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« Reply #9 on: January 18, 2021, 01:32:36 PM »

8417 is expensive because of Wawassee Electronics.  They used it in amplifiers for RF.  Very non linear amplifiers.

--Shane
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K8DI
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« Reply #10 on: January 18, 2021, 03:51:13 PM »

8417 is expensive because of Wawassee Electronics.  They used it in amplifiers for RF.  Very non linear amplifiers.

--Shane
KD6VXI

Although I mentioned the 8417, I wasn't suggesting it as an RF tube. It's a beefy pentode designed for ultralinear audio, which it does well, and nobody knows what it is, which is part of its appeal to me. It IS way overpriced in the markets of today. Maybe I should just sell the NOS pairs I have...

Ed

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« Reply #11 on: January 18, 2021, 05:11:06 PM »

My vote is for tube of the week.
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Bob
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« Reply #12 on: January 18, 2021, 10:41:45 PM »

I will drag this one up...we discussed it before...I have 2 FLAME_OTROL tubes sitting on my desk    Steve
http://amfone.net/Amforum/index.php?topic=41867.msg304390#msg304390
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Opcom
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« Reply #13 on: January 19, 2021, 01:15:11 AM »

I like any tube whether it's RF-purposed or not. Takes more than an RF tube to make a radio set.

I find the 8417 interesting personally, Its low grid bias for one thing. just costly but never mind me,

Steve- Announce and let the volunteer loose!!
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« Reply #14 on: January 19, 2021, 04:18:06 PM »

The 8417 is an excellent audio tube and perfect for modulator use.  My Johnson Rangers have been converted to them using a phase inverter instead of that lousy driver transformer.
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« Reply #15 on: January 19, 2021, 09:15:41 PM »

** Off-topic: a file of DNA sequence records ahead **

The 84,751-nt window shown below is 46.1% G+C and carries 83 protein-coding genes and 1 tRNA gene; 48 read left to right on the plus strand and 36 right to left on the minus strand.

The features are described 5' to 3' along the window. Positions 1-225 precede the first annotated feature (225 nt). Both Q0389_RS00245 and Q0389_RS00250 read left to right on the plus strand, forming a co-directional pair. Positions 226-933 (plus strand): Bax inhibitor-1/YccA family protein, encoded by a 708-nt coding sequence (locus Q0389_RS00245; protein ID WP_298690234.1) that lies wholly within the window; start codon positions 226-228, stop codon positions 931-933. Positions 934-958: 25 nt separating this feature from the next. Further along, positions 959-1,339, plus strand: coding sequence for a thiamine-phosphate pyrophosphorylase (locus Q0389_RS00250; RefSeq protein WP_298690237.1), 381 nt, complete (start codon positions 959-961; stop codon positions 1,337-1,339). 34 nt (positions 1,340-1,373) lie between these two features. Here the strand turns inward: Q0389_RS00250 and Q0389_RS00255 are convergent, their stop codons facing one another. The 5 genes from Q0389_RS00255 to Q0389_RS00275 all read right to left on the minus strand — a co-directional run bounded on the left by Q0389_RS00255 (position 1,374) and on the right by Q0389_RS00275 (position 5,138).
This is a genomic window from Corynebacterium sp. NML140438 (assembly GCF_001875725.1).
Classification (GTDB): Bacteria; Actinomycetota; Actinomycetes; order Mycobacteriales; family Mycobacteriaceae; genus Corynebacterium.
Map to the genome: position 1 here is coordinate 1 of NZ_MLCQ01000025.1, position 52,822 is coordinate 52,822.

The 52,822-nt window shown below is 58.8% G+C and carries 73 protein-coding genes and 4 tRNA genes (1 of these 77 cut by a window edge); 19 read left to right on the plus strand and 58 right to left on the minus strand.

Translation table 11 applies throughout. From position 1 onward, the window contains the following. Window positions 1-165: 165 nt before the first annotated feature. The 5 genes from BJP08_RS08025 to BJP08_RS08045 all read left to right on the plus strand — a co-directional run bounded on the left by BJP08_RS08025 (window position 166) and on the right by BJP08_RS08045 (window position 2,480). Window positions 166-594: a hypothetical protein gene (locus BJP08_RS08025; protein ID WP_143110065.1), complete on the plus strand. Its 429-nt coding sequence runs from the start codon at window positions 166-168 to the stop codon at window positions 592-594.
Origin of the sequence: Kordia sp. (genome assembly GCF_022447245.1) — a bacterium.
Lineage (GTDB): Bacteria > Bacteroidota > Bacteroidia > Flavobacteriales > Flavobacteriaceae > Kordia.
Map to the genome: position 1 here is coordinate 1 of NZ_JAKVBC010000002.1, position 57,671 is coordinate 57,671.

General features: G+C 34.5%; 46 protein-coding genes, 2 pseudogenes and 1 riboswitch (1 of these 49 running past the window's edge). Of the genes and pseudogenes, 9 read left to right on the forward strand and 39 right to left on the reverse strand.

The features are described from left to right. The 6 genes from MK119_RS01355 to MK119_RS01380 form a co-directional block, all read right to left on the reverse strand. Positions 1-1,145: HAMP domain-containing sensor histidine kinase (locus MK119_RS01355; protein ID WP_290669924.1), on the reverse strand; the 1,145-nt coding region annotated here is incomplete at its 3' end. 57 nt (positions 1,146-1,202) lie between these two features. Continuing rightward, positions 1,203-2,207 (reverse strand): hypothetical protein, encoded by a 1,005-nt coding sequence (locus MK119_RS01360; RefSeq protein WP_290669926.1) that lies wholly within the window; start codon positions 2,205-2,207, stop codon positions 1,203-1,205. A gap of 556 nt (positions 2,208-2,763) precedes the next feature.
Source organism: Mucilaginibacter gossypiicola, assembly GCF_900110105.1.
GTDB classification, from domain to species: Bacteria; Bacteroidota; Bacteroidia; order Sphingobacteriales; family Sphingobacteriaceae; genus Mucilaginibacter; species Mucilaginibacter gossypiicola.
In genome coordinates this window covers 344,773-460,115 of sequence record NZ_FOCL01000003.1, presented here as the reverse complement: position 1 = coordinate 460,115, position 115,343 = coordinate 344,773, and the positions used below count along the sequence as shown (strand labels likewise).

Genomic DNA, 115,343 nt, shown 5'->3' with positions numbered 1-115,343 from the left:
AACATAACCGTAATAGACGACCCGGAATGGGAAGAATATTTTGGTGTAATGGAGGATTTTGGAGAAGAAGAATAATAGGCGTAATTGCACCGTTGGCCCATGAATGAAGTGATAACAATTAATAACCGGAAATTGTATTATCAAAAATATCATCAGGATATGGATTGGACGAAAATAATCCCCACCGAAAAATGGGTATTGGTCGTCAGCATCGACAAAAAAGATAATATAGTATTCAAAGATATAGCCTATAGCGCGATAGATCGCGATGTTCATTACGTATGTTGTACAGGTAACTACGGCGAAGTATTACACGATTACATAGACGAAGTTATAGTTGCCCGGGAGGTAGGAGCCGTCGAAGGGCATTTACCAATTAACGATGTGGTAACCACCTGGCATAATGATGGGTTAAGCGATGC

I nominate the 7355.

A gutsy pentode with low distortion/high output audio power. Cool

73DG
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« Reply #16 on: January 24, 2021, 08:42:41 AM »

Well, lets get this party started! I figured the best place was the one of the most common and venerable tubes. Forgive me for using information from Wikipedia, but it gave a nice short and concise description of it. I think if others have more to add they should do it. Enough bloviating so I present to you the ever so proud 807:

Audio uses

807s were used in audio power amplifiers, both for public address and Hi-Fi application, usually being run in push-pull pairs in class AB1 or AB2 giving up to 120 watts of usable power. The plate voltage limit is 750 volts and the screen grid limited to 300 volts. Because of the 300 volt screen grid voltage limit, the 807 cannot be triode connected for high power applications. Failure to observe this precaution will cause screen grid failure. Less commonly a single 807 was used in a pure class-A, single-ended audio output stage delivering about 10 watts.
RF uses

The 807 is fully rated to 60 MHz, derated to 55% at 125 MHz in Class C, Plate-modulated operation, thus they were popular with amateur radio operators (radio hams). In this application a single 807 could be run in class-C as an oscillator or amplifier which could be keyed on and off to transmit Morse Code in CW mode. For voice transmission on AM a final amplifier with one or more 807s, up to about four, could be connected in parallel running class-C. Connecting multiple 807s in parallel produced more power to feed to the antenna. Often the modulator stage (simply a transformer-coupled audio amplifier for A.M., with the secondary of its output transformer in series with the anode supply of the final amplifier), was also constructed using 807s. Many hams found multiple paralleled 807s a cheaper alternative to a single larger valve, such as a single 813, as many military surplus 807s became available cheaply after World War II. In Australia 807s are affectionately referred to as "stubbies" because they are almost as ubiquitous as that common Australian beer container.
The class C operational values in the info box at the right are for anode modulated A.M. operation; for CW operation a maximum anode voltage of 600 is permissible, whereby the anode current increases to 100 mA and the anode/plate dissipation rises to 25 watts. The screen voltage is the same, at 300, but its dissipation rises to 3.5 watts. 37 watts of R.F. power is produced from 220 mW of drive but only a 50% duty cycle is allowed. The maximum allowable negative control grid, g1 excursion allowable is -200 volts and average control grid current is 5mA in both A.M. and CW modes.[1] Later versions could be used on CW with a supply voltage up to 750 V and a current of 100 mA to produce 50-55 watts of output power.
Differences from 6L6

The electrically similar 6L6 was not favored by hams because high transient voltages on the anode when operating in class C could cause a flashover between pins 2 and 3 on the octal base, whereas the 807 had the anode connected to a top cap, physically distant from all the base pins.
Derivatives